Big Meal, Big Tips: Caterers Talk Passover Prep
AJT spoke to a few of Atlanta’s kosher caterers about their advice to make Passover easier, more organized and less stressful.
As the seder season approaches, there can often be a lot of stress on those preparing holiday meals. In many cases it can mean cooking for well over 20 people with some pretty strict time and dietary restrictions in place.
The AJT spoke to a few of Atlanta’s kosher caterers about their advice to make Passover easier, more organized and less stressful.
With a busy Passover season for caterers too, Jodie Sturgeon of For All Occasions and More had plenty of tips to share. Most importantly, unsurprisingly, was the planning.
“Plan your menu out well ahead of time and keep your circumstances in mind,” she said. “Do you have people helping you? What kind of equipment do you have? What are the time requirements for each dish?”
Many of her clients during the Passover season tend to combine home-cooked dishes with others from caterers.
“If there are dishes that take too much time or are too difficult, you can outsource those to caterers,” she said. “Preparation can be stressful and even getting a few things off your list can really ease some of that.”
A key for Sturgeon is keeping timing in mind. While you can’t start before getting your kitchen kosher for Passover, once that’s done you can begin with some dishes that can be prepared days ahead of time and frozen. “Be methodical and keep your time in mind,” she said.
Ande Baron from Yum! catering said it was important to know dietary restrictions of guests when planning a seder. She had a particular ingredient in mind when considering what to serve at the meal.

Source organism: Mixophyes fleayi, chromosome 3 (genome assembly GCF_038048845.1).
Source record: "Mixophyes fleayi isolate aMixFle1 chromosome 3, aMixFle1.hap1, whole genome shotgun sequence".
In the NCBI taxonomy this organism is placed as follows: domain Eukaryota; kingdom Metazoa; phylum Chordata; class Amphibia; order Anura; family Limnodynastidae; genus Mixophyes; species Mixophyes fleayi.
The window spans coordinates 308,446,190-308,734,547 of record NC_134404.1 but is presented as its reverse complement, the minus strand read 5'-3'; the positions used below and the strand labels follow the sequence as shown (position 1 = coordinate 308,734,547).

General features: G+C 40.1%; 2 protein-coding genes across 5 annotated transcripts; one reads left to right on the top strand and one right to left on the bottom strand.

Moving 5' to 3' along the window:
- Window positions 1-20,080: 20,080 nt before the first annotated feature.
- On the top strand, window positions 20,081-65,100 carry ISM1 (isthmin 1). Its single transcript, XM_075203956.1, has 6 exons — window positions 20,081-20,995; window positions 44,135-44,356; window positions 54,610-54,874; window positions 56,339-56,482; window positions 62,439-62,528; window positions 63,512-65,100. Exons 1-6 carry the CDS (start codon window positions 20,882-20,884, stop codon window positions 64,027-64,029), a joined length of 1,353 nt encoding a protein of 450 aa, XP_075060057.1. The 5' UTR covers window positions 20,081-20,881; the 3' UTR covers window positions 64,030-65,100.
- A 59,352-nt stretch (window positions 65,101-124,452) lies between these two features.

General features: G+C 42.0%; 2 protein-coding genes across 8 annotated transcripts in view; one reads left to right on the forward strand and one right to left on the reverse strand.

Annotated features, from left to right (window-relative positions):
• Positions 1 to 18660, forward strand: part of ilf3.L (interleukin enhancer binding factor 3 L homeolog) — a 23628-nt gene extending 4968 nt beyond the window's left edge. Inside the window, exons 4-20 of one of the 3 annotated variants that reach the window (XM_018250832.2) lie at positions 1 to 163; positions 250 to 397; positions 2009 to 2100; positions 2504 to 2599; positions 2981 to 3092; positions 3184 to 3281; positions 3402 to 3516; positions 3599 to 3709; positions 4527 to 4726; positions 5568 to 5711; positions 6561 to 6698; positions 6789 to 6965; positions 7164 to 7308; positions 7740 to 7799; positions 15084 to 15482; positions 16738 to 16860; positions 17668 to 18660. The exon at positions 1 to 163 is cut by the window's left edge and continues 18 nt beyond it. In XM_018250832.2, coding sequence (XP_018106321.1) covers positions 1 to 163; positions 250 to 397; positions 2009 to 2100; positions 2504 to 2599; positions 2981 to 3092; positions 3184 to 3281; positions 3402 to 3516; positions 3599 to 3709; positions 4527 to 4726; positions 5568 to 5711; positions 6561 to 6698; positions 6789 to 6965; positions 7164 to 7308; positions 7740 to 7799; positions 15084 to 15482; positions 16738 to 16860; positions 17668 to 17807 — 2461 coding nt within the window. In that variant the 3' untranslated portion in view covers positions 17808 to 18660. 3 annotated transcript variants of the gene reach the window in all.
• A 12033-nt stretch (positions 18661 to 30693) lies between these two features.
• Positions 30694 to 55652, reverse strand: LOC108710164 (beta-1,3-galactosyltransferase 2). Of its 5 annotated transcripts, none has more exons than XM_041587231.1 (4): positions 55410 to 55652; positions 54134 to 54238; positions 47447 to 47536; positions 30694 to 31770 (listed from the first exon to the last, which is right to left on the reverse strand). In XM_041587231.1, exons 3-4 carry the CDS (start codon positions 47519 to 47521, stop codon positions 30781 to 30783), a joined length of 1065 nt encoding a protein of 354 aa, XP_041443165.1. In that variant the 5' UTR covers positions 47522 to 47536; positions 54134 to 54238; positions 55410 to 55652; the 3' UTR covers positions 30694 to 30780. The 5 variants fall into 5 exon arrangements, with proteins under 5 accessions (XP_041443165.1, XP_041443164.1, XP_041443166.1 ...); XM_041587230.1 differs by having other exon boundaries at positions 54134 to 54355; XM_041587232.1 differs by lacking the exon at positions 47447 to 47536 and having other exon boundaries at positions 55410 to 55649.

“I lived in Israel for 10 years and our Sephardic friends ate beans on Passover.”
While Ashkenazi Jews typically do not eat beans during Passover as a matter of tradition, they are a staple of many Sephardic seders.
“If your guests are Sephardic it gives so many options, especially if you have friends attending a seder that are vegan or vegetarian and also Sephardic,” she said. “I also think it’s a nice, new twist.”
One dish she specifically recalls from her time in Israel is “green rice salad with chickpeas. It was so delicious and springy.”
Now that you have an idea of how to plan your seder, the next step, logically, is what to serve. The AJT has compiled a few of Jewish Atlanta’s favorite recipes and spoken to wine experts to help you make your Passover the best it can be.
- Passover Popovers
- Elisheva’s Famous (and Easy) Brisket
- My Nonna Stella’s Passover Magina
- Spinach Matzah Bake
- Cranberry Relish
- Passover Pareve Apple Cake
- Passover Cupcake Blintzes
- Moses Cookies
- Flourless Chocolate Cake
- Creamy Chocolate Pudding
- Israeli Mousse Dessert
- A Matzah Brie Cook-Off Memorial
- Wine and Dine Israeli Style this Passover
- Tower of Options for Four Cups of Wine
- Sommelier Offers Wine Experiences, Picks Kosher Bests